Introducing Dante

Dante's "Vita nova"

Dante's works other than the Commedia are often referred to as his 'minor works'. This is an unhelpful categorisation: they each represent a significant contribution to mediaeval thought and/or poetry.

The Vita nova, written in Italian in the early 1290s, takes the form of a series of prose commentaries on a number of Dante's early love lyrics (this genre, constituted by the combination of poetry and prose, is referred to as 'prosimetrum') arranged so as to constitute a narrative account of Dante's love for Beatrice. The poetry of the Vita nuova is one of the highest expressions of the 'dolce stil novo'. At the same time, in both the poems and the commentaries of the Vita nova, Dante begins to move beyond the type of reflection on the nature of love and of love poetry generally associated with the 'dolce stil novo'. Of particular significance is the way in which Dante fuses in the Vita nova reflection on the nature of love and love poetry with reflection on theological issues. We are told in the Vita nova that Dante saw Beatrice for the first time at the age of nine, and that this constituted the beginning of his 'new life'.

Dante never even had a proper conversation with Beatrice. But from the first moment he saw her he fell in love with her and, after seeing her again nine years later, he began to direct his creative efforts to expressing his feelings for her. She is compared by Dante to an angel and is said to infuse virtue and humility in everyone who sees her; she is described as a miracle making the glory of God manifest to human beings. Dante tells us that, after one occasion in which Beatrice had ignored him in public (Pre-Raphaelite painter, Henry Holiday, tried to capture this moment in his painting, 'Dante and Beatrice'), he came to recognise that his poetry ought to be exclusively devoted to the praise of his beloved. This is a very important idea, especially in relation to the Commedia. It expresses Dante's emerging belief that loving someone or something ought not to mean wanting to possess that person or thing, but wanting to praise its goodness and beauty.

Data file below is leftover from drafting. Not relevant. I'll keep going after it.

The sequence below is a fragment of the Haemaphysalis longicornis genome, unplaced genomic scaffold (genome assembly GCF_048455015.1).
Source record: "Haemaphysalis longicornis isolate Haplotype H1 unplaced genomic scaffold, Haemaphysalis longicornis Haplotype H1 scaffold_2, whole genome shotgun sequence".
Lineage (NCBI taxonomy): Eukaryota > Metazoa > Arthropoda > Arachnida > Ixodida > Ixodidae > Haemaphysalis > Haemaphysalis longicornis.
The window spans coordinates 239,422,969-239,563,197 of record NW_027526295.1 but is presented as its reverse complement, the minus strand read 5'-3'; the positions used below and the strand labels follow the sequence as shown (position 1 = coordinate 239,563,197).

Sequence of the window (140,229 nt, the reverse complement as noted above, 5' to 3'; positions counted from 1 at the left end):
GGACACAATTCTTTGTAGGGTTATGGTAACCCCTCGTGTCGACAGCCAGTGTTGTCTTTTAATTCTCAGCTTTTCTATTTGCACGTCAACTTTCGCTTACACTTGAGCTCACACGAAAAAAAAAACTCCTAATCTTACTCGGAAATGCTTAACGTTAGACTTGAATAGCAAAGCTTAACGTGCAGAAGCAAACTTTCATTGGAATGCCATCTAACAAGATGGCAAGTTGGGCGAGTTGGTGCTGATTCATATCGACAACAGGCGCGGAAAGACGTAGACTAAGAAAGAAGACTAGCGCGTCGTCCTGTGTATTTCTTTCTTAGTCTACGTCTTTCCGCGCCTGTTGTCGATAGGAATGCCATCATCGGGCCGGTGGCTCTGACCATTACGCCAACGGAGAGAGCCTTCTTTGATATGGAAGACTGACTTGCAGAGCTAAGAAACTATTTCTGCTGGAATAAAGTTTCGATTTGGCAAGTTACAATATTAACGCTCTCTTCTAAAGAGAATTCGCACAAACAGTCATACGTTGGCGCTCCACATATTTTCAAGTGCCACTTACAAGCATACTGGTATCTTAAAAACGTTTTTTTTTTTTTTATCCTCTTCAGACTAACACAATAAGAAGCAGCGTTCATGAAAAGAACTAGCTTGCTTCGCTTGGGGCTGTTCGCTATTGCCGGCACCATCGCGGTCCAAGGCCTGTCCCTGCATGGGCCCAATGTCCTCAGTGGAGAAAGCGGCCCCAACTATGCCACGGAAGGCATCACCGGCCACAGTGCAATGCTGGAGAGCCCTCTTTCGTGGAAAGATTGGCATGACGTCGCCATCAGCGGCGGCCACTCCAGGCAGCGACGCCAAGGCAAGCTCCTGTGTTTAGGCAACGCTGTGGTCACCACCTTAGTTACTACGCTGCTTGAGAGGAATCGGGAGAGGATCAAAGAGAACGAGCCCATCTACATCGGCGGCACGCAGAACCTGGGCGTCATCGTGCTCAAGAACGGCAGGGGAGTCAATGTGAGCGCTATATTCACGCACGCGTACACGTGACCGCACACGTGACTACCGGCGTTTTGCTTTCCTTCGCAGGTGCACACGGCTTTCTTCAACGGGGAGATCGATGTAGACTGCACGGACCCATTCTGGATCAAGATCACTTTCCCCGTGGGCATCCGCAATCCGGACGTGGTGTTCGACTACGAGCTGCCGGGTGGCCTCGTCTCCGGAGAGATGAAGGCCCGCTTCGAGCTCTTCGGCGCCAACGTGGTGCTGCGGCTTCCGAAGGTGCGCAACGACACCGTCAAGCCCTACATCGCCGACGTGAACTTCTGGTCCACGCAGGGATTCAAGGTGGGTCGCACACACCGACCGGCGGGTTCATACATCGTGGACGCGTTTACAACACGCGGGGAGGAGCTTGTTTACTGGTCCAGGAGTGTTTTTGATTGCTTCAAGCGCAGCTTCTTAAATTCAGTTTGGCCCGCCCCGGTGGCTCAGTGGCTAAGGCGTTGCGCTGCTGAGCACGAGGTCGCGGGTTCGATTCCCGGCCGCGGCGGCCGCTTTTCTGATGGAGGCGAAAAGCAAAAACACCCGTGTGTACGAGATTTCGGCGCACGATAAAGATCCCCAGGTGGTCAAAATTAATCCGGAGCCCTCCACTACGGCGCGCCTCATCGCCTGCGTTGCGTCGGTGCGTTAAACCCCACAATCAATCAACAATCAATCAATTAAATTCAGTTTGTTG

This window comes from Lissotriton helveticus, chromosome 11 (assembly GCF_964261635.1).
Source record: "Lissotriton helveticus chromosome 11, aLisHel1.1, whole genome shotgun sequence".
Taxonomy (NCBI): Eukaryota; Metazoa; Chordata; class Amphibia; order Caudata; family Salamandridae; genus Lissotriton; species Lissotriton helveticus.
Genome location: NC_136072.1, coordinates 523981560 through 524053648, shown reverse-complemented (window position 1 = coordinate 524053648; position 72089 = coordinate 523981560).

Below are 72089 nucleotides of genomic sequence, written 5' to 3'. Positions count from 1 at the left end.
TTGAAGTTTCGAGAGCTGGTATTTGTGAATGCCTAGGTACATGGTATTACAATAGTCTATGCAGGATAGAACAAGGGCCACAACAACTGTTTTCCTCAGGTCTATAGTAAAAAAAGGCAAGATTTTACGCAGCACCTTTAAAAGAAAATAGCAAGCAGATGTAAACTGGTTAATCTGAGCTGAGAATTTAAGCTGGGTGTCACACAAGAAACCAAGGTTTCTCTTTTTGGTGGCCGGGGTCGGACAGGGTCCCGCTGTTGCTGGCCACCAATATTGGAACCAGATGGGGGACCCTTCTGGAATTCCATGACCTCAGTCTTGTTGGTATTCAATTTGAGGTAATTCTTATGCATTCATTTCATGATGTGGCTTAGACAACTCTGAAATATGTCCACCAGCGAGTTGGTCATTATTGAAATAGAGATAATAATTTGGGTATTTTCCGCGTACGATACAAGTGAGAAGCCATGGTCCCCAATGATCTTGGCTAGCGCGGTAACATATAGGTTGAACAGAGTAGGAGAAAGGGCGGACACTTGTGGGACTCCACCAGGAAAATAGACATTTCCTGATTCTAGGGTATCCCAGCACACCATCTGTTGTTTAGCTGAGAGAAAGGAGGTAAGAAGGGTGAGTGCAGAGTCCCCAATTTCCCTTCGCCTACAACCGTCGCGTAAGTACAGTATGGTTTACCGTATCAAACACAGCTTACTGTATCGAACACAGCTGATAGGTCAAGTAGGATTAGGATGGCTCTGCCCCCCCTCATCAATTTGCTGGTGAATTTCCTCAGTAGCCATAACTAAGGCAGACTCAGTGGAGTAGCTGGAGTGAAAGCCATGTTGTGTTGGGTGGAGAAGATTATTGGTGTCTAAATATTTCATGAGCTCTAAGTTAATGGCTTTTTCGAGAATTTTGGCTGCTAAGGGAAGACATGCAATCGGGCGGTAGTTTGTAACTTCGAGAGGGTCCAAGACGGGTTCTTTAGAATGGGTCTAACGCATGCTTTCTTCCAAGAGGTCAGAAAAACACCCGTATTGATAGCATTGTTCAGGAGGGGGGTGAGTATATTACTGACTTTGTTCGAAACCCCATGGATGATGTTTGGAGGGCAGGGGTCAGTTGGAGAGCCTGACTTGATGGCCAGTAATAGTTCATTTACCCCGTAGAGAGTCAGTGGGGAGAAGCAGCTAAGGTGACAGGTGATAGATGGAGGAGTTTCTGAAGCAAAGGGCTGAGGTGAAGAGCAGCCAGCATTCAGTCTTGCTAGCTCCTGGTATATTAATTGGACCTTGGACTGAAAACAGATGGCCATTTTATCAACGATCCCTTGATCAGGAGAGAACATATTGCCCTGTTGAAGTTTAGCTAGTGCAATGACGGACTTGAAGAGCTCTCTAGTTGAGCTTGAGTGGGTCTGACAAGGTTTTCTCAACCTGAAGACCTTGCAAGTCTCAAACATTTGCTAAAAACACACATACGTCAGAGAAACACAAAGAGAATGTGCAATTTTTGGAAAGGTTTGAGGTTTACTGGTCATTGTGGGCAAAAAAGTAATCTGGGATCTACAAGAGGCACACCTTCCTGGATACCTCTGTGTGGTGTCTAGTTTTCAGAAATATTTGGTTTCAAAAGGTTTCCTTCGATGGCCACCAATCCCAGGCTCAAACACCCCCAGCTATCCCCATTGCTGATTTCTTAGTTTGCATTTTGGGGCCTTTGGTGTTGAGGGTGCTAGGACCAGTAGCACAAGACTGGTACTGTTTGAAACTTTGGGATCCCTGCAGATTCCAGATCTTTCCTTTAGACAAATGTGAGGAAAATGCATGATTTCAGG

© Vittorio Montemaggi, Matthew Treherne, Abi Rowson

This resource is a collaboration between the Leeds Centre for Dante Studies at the University of Leeds, and the Devers Program in Dante Studies at the University of Notre Dame